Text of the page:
Charles M. Russell (1864–1926)
Lost in a Snowstorm -- We Are Friends, 1888
Oil on canvas
Amon Carter Museum of American Art, Fort Worth, Texas, Amon G. Carter Collection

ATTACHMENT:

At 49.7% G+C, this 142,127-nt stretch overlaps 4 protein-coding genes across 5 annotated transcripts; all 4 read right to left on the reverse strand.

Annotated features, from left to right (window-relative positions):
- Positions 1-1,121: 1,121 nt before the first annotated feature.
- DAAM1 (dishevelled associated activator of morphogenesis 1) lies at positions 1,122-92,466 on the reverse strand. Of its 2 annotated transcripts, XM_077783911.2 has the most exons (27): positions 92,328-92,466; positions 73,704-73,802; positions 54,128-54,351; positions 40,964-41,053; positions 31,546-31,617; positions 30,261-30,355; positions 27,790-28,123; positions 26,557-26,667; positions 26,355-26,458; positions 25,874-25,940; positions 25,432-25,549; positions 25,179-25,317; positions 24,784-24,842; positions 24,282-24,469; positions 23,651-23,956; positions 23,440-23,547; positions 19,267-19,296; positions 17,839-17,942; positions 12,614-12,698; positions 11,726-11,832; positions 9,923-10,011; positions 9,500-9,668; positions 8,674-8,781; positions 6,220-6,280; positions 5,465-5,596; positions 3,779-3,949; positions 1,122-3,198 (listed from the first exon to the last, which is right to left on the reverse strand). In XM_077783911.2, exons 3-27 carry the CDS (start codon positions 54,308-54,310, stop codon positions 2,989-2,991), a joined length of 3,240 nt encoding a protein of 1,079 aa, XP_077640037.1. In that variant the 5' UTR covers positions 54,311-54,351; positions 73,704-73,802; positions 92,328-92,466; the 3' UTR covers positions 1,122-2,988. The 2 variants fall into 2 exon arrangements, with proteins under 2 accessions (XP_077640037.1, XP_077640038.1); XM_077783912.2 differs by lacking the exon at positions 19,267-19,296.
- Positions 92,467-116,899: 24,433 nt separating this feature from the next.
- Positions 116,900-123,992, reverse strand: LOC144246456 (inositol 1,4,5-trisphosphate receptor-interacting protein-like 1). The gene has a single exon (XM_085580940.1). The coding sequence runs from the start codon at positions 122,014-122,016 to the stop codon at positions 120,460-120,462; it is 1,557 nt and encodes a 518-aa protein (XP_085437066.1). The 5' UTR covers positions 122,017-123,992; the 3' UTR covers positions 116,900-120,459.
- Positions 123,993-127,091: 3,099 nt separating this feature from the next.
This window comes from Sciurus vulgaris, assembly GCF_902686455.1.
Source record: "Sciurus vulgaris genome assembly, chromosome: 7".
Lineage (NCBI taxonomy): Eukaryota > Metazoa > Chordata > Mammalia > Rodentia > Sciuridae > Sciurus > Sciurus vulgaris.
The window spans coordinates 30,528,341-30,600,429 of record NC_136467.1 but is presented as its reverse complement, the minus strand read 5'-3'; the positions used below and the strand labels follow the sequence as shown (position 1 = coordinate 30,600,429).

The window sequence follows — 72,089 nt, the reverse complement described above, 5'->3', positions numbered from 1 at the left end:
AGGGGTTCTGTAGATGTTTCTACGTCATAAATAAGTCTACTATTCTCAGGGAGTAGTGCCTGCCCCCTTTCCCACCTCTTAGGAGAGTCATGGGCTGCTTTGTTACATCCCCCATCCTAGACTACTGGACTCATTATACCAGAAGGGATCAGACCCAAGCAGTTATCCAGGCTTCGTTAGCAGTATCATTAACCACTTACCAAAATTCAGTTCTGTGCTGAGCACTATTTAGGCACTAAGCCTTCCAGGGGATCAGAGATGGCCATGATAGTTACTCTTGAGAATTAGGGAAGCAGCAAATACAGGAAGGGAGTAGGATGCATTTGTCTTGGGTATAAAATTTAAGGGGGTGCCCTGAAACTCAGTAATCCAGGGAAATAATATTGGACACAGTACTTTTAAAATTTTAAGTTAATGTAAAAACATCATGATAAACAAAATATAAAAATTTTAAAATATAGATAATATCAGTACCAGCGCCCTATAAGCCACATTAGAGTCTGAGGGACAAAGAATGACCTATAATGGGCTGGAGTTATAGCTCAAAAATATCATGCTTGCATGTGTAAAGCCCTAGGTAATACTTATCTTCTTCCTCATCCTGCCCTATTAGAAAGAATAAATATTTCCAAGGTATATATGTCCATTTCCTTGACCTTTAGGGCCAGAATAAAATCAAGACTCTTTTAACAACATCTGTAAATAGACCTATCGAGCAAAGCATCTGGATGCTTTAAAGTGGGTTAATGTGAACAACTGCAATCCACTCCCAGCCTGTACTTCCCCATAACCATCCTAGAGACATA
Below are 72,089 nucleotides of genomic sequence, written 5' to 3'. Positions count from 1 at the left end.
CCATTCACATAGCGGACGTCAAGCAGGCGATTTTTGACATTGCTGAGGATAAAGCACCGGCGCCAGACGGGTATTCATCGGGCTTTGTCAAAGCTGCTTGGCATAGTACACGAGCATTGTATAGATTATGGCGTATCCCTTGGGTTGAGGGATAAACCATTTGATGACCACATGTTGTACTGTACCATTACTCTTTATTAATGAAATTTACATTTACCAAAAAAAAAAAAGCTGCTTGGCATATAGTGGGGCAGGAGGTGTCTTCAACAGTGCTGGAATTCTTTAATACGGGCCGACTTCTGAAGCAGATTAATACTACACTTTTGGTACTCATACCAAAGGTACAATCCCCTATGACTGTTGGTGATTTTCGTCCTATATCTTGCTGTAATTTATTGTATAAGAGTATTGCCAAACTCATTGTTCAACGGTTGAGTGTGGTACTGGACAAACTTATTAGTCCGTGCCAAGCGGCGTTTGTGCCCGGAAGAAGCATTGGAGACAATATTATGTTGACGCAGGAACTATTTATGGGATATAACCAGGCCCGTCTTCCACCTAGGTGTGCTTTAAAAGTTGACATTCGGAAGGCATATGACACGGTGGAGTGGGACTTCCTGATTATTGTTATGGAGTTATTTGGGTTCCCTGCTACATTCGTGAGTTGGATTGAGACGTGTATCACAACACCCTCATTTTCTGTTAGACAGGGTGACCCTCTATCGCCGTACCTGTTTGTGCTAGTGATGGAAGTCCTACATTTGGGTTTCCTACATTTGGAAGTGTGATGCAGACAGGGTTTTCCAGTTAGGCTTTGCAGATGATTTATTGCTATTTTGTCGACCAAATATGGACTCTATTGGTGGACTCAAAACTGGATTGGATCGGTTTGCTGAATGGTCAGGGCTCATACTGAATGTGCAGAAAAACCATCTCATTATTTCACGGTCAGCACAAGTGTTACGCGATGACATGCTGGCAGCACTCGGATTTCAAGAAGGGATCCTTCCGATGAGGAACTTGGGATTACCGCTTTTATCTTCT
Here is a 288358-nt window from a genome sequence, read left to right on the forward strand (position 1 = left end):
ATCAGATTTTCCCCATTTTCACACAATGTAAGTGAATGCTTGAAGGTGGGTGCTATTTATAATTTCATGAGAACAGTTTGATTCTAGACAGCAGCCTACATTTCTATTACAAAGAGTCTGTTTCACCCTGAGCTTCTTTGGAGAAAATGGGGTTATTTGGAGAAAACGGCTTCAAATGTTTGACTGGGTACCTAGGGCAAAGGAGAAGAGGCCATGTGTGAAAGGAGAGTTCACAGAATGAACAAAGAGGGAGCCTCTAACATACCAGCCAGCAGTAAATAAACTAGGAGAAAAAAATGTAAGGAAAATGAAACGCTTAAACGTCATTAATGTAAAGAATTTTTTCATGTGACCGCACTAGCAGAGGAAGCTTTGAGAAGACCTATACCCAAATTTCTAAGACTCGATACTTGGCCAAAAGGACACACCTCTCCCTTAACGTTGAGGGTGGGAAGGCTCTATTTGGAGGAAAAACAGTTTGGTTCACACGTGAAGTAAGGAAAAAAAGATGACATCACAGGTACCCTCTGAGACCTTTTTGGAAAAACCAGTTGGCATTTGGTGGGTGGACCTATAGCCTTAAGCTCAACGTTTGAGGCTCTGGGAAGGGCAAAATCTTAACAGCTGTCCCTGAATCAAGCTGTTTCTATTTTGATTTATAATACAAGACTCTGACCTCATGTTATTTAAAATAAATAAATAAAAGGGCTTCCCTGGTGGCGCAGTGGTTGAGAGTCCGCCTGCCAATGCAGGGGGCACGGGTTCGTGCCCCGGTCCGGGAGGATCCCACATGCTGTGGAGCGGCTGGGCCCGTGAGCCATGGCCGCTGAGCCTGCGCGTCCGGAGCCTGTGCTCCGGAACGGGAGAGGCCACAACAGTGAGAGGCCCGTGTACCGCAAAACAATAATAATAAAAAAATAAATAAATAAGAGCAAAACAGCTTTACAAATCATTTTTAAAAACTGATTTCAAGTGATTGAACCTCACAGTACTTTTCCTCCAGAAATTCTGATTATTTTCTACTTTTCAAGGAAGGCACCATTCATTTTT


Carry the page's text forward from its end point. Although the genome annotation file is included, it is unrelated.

The winter of 1886–87, one of the most severe on record, broke the back of the Montana range cattle industry. Early snows, followed by a brief spell of warm weather, formed an impenetrable layer of ice over the grass. By January, temperatures had plummeted far below normal; howling blizzards marooned men and animals, and cattle died by the thousands. Russell was one of those who were stranded by the weather, and he sent his employers a grim message about the welfare of the herds with his now-famous watercolor of a single, starving cow in the snow menaced by circling wolves. Russell and his contemporaries knew well the dangers of a Montana winter. Travel posed great risks, particularly for those caught by a sudden storm in open country. On many occasions, the weather was so intense that people lost their way between a ranch house and a nearby stable, and cowboys related that it was sometimes difficult to see their own horses’ heads in the snow, much less find their way to a destination. In this painting, two mounted white men with a pack horse warily receive sign talk from a group of mounted Blackfeet. Although the Indians and white men remain guarded, the power of nature has forced them to depend upon each other. Russell has carefully rendered the details of the Indians’ dress, from their brightly colored trade blankets to the decorative beadwork of their rifle slings and bandoliers. The horses, all sensitively painted, turn their shaggy bodies against the bitter winds, as one of the Indians makes the sign for “astride” to the cowboys. Russell’s characteristic buffalo skull, soon to evolve into a schematized part of his signature, seems to partially disappear under the drifting snow.